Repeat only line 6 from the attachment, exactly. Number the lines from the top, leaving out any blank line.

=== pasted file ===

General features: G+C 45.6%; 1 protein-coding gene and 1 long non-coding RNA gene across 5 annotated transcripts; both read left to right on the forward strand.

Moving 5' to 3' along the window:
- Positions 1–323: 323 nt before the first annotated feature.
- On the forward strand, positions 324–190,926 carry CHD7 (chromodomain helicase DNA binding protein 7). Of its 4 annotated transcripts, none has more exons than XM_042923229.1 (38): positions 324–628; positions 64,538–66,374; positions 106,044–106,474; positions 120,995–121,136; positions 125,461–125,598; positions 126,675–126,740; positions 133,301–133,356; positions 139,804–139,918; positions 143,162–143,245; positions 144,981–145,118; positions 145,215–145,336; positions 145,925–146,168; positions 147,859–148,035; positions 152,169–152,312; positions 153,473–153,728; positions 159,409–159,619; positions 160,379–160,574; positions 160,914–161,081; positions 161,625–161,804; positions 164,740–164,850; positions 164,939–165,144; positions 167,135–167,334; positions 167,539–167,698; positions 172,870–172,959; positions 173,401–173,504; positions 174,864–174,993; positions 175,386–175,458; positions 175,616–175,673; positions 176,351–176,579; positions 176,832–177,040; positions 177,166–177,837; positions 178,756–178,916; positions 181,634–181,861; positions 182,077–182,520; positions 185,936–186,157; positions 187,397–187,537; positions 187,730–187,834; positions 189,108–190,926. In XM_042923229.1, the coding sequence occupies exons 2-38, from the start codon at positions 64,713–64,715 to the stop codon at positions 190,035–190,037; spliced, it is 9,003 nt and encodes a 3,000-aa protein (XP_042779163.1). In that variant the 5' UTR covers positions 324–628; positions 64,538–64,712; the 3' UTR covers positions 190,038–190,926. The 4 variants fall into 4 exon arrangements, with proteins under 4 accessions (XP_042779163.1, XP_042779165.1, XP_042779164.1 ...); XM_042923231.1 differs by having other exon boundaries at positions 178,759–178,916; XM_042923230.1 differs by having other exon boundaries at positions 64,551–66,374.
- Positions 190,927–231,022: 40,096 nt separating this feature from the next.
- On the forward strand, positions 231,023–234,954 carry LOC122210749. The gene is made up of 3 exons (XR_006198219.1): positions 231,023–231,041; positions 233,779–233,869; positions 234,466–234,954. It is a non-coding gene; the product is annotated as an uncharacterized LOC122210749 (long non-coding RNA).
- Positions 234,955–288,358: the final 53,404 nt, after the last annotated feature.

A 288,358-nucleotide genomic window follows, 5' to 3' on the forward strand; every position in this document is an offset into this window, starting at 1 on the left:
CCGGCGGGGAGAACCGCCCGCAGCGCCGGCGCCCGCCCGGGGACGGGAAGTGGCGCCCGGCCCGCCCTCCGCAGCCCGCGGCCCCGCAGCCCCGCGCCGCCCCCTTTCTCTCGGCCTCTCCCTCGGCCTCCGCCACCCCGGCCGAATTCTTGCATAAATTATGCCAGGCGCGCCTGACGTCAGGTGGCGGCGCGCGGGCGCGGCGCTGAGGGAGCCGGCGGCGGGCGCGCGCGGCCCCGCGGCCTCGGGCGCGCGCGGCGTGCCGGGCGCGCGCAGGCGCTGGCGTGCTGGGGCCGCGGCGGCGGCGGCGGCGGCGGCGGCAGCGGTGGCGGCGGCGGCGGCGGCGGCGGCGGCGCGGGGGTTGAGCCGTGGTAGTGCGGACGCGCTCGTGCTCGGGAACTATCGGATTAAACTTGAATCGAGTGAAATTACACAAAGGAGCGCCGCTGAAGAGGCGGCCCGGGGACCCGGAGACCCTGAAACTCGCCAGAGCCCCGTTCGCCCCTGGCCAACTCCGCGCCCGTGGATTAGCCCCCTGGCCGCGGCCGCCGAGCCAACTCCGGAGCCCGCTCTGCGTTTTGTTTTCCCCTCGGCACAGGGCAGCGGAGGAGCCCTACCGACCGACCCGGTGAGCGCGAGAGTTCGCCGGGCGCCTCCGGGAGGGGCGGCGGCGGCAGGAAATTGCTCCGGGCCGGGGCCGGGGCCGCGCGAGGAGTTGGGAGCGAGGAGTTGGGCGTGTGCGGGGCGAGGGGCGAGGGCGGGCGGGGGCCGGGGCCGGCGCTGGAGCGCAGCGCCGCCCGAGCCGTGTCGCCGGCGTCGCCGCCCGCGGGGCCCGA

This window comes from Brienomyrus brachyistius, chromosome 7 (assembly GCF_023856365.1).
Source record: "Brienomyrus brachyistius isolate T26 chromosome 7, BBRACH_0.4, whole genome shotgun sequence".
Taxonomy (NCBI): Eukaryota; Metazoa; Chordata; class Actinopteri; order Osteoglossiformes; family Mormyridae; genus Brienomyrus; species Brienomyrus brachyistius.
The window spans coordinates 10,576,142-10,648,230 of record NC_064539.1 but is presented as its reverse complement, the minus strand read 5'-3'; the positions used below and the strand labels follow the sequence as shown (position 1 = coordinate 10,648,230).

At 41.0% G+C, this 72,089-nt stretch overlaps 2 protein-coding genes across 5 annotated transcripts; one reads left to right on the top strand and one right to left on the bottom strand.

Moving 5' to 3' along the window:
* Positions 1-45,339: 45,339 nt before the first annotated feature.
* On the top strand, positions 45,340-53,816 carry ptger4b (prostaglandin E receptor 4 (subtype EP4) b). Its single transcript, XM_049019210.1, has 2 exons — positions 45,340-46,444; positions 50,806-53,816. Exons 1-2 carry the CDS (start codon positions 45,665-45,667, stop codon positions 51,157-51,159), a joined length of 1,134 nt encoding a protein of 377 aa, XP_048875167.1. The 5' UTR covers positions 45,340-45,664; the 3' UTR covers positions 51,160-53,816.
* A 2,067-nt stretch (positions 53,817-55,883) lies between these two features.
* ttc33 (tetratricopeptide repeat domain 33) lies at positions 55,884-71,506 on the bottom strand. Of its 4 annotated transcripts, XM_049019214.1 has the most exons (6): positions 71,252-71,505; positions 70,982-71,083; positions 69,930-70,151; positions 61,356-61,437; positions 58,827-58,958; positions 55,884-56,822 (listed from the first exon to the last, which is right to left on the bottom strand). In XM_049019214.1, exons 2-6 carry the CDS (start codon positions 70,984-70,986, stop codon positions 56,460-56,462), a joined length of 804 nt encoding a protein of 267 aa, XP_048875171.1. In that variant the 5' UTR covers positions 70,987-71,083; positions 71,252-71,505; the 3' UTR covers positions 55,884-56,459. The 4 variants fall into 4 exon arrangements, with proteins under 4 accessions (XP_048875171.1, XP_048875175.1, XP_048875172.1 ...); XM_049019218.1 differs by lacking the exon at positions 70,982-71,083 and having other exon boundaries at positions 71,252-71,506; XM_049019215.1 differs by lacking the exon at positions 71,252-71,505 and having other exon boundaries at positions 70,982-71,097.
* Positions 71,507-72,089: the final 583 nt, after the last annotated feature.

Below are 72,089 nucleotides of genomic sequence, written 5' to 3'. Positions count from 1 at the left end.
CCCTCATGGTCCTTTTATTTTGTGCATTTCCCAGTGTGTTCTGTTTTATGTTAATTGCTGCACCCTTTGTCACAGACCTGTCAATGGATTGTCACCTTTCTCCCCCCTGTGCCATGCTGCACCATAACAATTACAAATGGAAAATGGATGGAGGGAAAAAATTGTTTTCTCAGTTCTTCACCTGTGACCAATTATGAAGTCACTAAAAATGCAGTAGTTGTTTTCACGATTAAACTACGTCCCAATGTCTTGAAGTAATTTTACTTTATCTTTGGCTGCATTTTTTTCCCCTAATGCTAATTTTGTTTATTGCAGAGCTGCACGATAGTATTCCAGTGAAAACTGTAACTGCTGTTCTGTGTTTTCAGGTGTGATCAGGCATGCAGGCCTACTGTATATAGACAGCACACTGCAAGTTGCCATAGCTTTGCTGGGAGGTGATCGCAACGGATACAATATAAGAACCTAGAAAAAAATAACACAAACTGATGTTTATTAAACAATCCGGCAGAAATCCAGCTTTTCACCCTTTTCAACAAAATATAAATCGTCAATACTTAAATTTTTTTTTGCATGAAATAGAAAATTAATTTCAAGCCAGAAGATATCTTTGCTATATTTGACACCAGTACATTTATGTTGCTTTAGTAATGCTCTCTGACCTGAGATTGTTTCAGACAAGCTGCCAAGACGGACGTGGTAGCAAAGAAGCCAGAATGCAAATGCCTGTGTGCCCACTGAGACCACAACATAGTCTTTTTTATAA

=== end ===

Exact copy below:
- On the forward strand, positions 231,023–234,954 carry LOC122210749. The gene is made up of 3 exons (XR_006198219.1): positions 231,023–231,041; positions 233,779–233,869; positions 234,466–234,954. It is a non-coding gene; the product is annotated as an uncharacterized LOC122210749 (long non-coding RNA).